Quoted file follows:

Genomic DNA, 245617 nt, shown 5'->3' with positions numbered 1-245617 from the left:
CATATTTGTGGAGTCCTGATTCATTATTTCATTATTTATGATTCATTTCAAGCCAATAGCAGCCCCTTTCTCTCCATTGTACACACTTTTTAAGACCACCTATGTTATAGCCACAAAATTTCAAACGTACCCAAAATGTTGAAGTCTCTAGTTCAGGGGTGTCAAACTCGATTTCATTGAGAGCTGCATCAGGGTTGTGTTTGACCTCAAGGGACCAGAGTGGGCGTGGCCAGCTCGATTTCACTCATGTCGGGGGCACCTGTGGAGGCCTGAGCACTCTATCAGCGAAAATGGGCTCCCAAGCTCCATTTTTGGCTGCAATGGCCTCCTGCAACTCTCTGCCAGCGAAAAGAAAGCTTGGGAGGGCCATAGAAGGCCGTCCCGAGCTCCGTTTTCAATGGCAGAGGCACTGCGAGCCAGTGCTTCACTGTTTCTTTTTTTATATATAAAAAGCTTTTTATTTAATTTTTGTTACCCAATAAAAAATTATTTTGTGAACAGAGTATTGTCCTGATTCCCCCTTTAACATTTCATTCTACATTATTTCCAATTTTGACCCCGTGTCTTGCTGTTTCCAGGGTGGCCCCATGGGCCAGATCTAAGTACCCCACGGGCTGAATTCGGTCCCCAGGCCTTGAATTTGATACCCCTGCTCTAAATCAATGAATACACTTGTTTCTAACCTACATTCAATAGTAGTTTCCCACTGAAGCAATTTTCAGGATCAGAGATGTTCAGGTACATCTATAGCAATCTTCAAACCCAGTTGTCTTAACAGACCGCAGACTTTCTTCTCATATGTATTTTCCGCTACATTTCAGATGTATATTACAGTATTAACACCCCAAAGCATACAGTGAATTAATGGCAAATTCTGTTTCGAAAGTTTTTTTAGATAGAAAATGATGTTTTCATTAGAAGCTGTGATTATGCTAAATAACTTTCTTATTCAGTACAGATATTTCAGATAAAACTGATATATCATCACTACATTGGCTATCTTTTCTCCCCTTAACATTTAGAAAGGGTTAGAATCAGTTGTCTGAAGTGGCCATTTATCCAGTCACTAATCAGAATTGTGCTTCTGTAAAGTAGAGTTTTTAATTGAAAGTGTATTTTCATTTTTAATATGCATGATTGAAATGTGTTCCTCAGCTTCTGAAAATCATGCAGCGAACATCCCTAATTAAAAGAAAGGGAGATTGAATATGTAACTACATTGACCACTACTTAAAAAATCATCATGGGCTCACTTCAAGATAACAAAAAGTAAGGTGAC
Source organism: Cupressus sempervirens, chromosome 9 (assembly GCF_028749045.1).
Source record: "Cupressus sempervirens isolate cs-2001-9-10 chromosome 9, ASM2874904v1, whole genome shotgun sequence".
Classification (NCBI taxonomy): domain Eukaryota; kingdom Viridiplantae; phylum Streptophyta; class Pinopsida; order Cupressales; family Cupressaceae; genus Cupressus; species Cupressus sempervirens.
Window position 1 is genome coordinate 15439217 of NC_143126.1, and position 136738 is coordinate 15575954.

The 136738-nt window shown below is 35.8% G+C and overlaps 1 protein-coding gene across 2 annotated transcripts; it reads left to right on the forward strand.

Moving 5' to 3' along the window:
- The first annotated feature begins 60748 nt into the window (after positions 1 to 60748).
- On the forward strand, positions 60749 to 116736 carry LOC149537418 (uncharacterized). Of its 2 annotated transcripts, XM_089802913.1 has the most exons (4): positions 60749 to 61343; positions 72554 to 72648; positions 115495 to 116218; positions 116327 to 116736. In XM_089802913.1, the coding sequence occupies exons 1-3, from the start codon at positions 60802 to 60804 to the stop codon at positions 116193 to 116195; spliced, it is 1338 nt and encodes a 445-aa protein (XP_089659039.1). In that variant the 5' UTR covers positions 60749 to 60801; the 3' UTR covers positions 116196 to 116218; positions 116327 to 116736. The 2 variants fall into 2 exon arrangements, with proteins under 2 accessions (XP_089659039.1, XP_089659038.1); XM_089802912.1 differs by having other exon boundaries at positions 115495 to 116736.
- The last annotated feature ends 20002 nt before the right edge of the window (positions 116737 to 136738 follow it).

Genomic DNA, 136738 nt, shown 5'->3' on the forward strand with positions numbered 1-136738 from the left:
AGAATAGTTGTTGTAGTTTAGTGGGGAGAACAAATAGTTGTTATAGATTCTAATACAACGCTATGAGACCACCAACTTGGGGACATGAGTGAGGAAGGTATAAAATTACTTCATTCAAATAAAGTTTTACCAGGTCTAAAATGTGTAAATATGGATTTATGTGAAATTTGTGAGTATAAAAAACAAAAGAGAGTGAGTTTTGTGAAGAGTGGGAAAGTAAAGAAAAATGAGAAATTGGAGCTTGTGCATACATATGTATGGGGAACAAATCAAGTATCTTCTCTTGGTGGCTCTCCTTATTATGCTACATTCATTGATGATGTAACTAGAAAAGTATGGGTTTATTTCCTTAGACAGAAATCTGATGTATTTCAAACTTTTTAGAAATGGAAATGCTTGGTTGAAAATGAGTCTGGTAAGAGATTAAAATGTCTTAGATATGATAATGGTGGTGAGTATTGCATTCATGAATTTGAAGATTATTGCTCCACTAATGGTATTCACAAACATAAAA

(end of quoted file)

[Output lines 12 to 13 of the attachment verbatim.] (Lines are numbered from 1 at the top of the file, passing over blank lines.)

Genomic DNA, 136738 nt, shown 5'->3' on the forward strand with positions numbered 1-136738 from the left:
AGAATAGTTGTTGTAGTTTAGTGGGGAGAACAAATAGTTGTTATAGATTCTAATACAACGCTATGAGACCACCAACTTGGGGACATGAGTGAGGAAGGTATAAAATTACTTCATTCAAATAAAGTTTTACCAGGTCTAAAATGTGTAAATATGGATTTATGTGAAATTTGTGAGTATAAAAAACAAAAGAGAGTGAGTTTTGTGAAGAGTGGGAAAGTAAAGAAAAATGAGAAATTGGAGCTTGTGCATACATATGTATGGGGAACAAATCAAGTATCTTCTCTTGGTGGCTCTCCTTATTATGCTACATTCATTGATGATGTAACTAGAAAAGTATGGGTTTATTTCCTTAGACAGAAATCTGATGTATTTCAAACTTTTTAGAAATGGAAATGCTTGGTTGAAAATGAGTCTGGTAAGAGATTAAAATGTCTTAGATATGATAATGGTGGTGAGTATTGCATTCATGAATTTGAAGATTATTGCTCCACTAATGGTATTCACAAACATAAAA